As a non-religious but spiritual person born in Judaism, I made the opposite point recently (in my mind, and soon, in my LJ) when a sex-positive writer’s short youtube video made it sound like Judaism is almost all sex-positive and made it sound as if Christianit leaders’ history is almost all of where sex-negative aspects of Christianity as we know it today come from. Again: has some grains of truth, but too simplistic and lets mainstream Judaism off the hook too easily, just as Man From Earth lets Christianity off too easily as all “love your neighbor” but makes up for it by NOT letting the BS that pretends to be Christianity off the hook, he lets ’em have it good, one calculated dialogue step at a time, good job 🙂

    The other peeve is, the framework could have allowed for real multi-centurty perspective on other things, like the devastation of the environment (which is only very briefly touched upon) but you can only sqeeze so much into one movie, some future progressive radical scriptwriter can take it to that dimension some time in the future perhaps 🙂

  2. I’m wondering how you found out about the movie, and when you found out about it..

    The Netflix website software recommended it to me based on other movies I rented that I rated favorably.

    I mostly like the movie..he started the script back in the 1960s and dictated it to his son on his death bed in 1998

    I wonder if he was the same script writer who made a Star Trek episode with a similar character. A cave man who never died and who went on to become some of the great people in history.

  3. Mind you Requiem for Methuselah isn’t anywhere near as deep or interesting. Portrays Kirk as more intereste in, or at least more focused on, “the girl” than his ship, makes him look like an ass in this way (remember, Shatner didn’t write the script, he was just following it!) and falling in love with a robot, and falling in love with anyone in just a short time, very silly. And the usual gender typical crap, sexism (or more accurately, accurate portrayal of late 60s sexist social roles) but less obvious, but also there, some feminism, in the form of “No! I chose! __I__ choose!” which would have been “too preachy” for audiences if the point was made about womens’ wanting ‘agency’ but slipped in under the radar in the present fom.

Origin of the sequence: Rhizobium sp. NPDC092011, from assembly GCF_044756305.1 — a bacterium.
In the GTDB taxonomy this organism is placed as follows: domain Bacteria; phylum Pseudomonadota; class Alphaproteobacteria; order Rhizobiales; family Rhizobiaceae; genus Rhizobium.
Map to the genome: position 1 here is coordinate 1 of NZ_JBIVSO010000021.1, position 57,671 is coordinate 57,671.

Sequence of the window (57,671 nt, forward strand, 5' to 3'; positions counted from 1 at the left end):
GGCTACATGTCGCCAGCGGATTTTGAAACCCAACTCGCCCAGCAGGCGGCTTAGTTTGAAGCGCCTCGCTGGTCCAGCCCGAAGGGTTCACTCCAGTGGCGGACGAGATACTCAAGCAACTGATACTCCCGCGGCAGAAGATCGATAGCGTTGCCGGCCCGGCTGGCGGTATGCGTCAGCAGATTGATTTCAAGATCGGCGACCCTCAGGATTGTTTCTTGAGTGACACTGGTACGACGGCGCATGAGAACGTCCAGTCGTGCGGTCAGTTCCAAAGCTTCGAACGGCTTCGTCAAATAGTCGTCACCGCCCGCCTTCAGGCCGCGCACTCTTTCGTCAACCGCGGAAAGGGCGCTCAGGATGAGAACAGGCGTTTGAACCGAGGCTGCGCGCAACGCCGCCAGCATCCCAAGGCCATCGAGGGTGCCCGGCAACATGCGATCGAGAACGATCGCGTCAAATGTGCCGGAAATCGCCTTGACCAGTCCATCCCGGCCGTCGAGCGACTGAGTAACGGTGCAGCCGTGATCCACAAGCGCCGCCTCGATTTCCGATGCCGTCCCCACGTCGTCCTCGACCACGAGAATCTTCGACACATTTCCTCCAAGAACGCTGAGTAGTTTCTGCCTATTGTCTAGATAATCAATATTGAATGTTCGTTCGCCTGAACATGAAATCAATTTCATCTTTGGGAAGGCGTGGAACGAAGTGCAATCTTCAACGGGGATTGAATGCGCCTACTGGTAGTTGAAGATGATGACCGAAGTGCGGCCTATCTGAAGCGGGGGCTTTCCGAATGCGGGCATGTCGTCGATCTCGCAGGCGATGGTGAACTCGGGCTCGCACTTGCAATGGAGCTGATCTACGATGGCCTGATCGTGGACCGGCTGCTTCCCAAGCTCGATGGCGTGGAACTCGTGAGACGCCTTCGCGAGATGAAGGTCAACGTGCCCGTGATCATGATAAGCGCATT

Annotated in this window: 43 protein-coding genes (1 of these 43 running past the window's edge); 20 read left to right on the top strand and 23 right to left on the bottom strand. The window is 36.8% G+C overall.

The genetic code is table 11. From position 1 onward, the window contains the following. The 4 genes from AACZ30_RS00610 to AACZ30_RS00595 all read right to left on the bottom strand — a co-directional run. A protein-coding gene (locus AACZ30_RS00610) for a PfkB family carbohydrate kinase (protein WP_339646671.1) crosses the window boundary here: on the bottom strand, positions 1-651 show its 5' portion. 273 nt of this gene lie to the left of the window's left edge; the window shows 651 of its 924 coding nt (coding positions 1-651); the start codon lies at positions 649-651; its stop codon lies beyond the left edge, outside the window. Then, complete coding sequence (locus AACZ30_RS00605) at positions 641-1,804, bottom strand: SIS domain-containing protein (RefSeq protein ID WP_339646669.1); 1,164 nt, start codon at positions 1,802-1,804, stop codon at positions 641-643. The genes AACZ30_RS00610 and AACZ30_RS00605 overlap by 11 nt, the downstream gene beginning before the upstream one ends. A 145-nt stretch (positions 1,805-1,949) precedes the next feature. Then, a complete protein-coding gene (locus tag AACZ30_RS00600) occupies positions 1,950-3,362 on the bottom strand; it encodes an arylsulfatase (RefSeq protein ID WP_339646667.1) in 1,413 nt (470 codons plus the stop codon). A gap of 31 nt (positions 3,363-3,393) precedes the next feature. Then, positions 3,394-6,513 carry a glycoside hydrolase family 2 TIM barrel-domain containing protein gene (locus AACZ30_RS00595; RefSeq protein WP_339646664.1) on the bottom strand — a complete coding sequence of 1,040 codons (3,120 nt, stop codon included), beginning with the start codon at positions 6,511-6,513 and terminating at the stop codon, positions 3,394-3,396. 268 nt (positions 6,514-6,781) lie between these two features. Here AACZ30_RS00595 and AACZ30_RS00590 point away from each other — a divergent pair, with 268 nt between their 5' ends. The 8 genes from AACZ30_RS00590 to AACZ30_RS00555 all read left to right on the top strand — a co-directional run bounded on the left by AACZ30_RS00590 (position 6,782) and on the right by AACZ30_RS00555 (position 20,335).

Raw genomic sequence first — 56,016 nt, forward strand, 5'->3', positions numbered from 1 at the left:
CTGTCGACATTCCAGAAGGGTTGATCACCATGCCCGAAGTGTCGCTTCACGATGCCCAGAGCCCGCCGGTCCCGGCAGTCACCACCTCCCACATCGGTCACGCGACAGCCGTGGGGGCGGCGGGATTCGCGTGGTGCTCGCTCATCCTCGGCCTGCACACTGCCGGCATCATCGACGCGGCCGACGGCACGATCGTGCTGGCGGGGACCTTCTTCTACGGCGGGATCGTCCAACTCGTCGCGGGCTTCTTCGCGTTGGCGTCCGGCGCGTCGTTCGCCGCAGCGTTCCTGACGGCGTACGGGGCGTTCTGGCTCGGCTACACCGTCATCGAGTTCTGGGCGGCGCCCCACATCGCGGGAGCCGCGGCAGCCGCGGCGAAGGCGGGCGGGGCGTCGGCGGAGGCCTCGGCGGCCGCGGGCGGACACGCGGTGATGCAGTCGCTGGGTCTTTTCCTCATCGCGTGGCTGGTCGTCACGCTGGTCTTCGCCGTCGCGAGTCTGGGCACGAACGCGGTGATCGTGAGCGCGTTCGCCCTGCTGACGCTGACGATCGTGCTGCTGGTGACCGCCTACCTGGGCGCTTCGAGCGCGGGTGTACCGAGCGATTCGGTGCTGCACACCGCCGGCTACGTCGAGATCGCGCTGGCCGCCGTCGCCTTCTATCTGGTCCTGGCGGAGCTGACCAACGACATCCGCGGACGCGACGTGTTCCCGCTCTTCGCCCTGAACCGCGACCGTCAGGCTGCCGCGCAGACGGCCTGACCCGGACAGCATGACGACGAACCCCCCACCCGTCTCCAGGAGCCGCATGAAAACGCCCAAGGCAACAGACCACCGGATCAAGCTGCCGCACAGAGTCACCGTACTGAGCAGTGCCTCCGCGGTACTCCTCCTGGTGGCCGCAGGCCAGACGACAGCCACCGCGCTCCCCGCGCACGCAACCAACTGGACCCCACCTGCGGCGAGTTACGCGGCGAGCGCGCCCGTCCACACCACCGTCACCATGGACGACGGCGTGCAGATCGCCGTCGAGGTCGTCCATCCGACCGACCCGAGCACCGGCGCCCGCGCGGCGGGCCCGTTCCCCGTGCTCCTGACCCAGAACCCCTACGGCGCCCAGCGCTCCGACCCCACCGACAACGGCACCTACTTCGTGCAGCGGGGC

(What they do for the female robot of course they have done 101 times for male and female and neuter robots before, over and over again, in a zillion episodes, illogic or contradiction causing self destruction)

    But, similarly, the episode about hippies and the one about city at the end of forever, each had both anti-(anti-war-movement) and anti-war elements mixed in, probably some battles in the back on the details of the script; I know that was the case for City on Edge of forever where the original script writer protested (he was strongly anti Vietman war) but even in the final form there was a mix of anti-war (“she was right. Peace WAS the answer. Just not now..”) etc.

  4. Very much enjoyed this movie–lucked up and caught it on NetFlix Streaming…Great story!

  5. No special effects, no sex, not really any violence and yet the movie was engrossing. Just from a well told story in a conversation. I agree. Amazing.